War in Afghanistan a “stalemate,” says commander

Gen. John W. Nicholson Jr., commander of U.S. forces in Afghanistan, testifies before the Senate Armed Services Committee February 9. Nicholson told the committee that the nearly 16-year-old war is at a "stalemate." (Photo courtesy C-SPAN)
Gen. John W. Nicholson Jr., commander of U.S. forces in Afghanistan, testifies before the Senate Armed Services Committee February 9. Nicholson told the committee that the nearly 16-year-old war is at a “stalemate.” (Photo courtesy C-SPAN)

The commander of operations in Afghanistan offered a grim picture about the success of the U.S. mission to senate committee today.

Fox News reports Gen. John W. Nicholson Jr. testified in front of the Senate Armed Services Committee and said the war so far, costing more than 2,000 American lives, needs more troops and more resources to move forward, preserving hard-won security gains. He also made a pointed remark about the number of contractors required to conduct day-today business in the area of operations without the higher troop levels.

“We have roughly a two-to-one ratio of contractors to soldiers,” said Nicholson. Currently, there are 8,400 American troops in Afghanistan, which would put the number of civilian contractors at nearly 17,000. Nicholson said soldiers from the 1st Infantry Division based at Ft. Riley, Kansas, were forced to stay home when their aviation brigade deployed to Afghanistan to adhere to troops limits set under the Obama administration.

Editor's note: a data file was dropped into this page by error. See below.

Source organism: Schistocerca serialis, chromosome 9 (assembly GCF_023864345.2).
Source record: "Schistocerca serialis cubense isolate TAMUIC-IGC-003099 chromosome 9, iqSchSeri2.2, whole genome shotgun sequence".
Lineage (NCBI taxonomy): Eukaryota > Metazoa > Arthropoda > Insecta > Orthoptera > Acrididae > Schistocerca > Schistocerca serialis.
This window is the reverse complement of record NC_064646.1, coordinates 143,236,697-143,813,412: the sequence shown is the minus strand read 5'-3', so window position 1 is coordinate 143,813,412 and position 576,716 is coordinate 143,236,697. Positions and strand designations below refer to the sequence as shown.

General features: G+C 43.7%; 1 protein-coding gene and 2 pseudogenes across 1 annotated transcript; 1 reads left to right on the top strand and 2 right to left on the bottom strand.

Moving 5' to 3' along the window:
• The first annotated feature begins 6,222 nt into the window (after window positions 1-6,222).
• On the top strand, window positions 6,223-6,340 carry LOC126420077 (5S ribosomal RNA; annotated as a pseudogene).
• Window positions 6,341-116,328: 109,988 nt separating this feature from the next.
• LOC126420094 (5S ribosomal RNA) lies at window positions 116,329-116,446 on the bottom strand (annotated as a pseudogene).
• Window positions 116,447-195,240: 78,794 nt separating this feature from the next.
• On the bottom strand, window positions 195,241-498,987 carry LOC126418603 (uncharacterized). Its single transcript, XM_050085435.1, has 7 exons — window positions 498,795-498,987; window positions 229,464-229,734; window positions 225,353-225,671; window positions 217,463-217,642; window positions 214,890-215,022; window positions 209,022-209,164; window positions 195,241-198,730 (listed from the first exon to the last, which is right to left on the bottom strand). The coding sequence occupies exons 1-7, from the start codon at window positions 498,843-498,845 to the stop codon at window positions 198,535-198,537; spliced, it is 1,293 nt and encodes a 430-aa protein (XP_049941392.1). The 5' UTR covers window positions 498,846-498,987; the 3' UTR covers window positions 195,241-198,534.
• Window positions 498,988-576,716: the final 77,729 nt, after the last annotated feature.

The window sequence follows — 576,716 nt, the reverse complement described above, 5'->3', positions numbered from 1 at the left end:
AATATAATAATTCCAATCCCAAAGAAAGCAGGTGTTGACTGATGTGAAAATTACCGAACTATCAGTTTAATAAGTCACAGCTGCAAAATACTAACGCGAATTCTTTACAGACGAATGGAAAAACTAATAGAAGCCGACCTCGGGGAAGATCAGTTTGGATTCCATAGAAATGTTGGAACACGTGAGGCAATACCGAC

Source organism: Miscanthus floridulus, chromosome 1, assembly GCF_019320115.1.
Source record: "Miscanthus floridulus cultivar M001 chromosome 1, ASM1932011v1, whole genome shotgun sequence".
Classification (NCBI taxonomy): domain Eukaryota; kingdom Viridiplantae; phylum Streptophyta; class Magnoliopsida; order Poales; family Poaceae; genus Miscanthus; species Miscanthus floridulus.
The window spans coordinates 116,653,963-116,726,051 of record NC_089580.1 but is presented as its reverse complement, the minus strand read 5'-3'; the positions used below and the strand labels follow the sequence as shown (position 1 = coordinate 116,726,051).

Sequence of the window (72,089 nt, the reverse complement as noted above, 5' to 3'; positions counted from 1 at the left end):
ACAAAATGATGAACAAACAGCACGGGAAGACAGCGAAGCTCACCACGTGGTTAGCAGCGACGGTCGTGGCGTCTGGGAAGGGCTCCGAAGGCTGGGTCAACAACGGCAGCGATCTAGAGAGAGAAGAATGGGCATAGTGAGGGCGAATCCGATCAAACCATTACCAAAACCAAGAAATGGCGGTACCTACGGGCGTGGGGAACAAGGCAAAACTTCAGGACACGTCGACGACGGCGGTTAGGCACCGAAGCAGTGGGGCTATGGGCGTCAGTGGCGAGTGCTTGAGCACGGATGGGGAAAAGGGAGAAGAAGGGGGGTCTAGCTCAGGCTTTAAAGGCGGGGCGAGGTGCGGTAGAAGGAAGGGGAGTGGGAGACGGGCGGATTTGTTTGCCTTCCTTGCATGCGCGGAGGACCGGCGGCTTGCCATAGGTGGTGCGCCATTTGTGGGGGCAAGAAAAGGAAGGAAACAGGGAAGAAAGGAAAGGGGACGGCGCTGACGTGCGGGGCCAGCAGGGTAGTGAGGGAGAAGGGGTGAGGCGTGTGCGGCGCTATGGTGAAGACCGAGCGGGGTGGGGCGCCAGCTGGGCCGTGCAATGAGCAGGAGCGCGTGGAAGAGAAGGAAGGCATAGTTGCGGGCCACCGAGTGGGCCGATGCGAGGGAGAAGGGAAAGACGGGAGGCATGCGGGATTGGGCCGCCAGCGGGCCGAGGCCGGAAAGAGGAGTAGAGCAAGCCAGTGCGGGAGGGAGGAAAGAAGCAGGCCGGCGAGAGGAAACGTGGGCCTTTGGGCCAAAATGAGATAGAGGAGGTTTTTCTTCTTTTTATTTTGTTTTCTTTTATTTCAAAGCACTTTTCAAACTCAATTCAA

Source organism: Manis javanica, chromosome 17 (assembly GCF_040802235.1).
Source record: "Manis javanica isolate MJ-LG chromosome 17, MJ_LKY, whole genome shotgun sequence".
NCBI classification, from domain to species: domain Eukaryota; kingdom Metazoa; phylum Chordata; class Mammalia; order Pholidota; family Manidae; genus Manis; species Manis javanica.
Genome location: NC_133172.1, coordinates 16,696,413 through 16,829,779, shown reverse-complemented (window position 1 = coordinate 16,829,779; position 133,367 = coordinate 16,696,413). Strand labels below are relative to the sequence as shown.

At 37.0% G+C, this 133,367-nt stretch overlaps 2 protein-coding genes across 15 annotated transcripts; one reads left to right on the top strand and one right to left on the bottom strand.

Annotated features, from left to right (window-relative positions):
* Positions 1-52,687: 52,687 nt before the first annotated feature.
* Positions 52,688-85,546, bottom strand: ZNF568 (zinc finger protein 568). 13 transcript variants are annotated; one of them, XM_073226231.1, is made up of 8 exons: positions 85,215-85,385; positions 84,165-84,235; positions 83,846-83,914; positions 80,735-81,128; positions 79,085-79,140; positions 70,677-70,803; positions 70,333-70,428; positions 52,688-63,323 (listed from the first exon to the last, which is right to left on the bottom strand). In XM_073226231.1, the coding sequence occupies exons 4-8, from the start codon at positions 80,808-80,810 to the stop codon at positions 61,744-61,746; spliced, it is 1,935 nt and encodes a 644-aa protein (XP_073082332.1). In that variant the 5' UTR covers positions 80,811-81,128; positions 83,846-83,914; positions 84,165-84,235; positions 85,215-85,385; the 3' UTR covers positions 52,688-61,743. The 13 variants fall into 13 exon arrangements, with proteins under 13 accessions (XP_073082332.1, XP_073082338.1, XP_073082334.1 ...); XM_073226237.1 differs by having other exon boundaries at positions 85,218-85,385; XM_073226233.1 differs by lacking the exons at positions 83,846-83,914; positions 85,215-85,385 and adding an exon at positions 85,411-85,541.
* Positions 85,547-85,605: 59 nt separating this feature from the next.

“This contract for maintenance runs into the tens of millions of dollars, and then the soldiers who are trained to be mechanics are sitting back at Fort Riley not having the opportunity to do their job. So this has a direct impact on army readiness and it also costs us more money,” Nicholson said.

There are currently around 6,000 troops on the ground in Afghanistan, less than ten percent of the highest troop levels of 2011, where more than 100,000 U.S. troops supported the so-called “surge” there.

 

 

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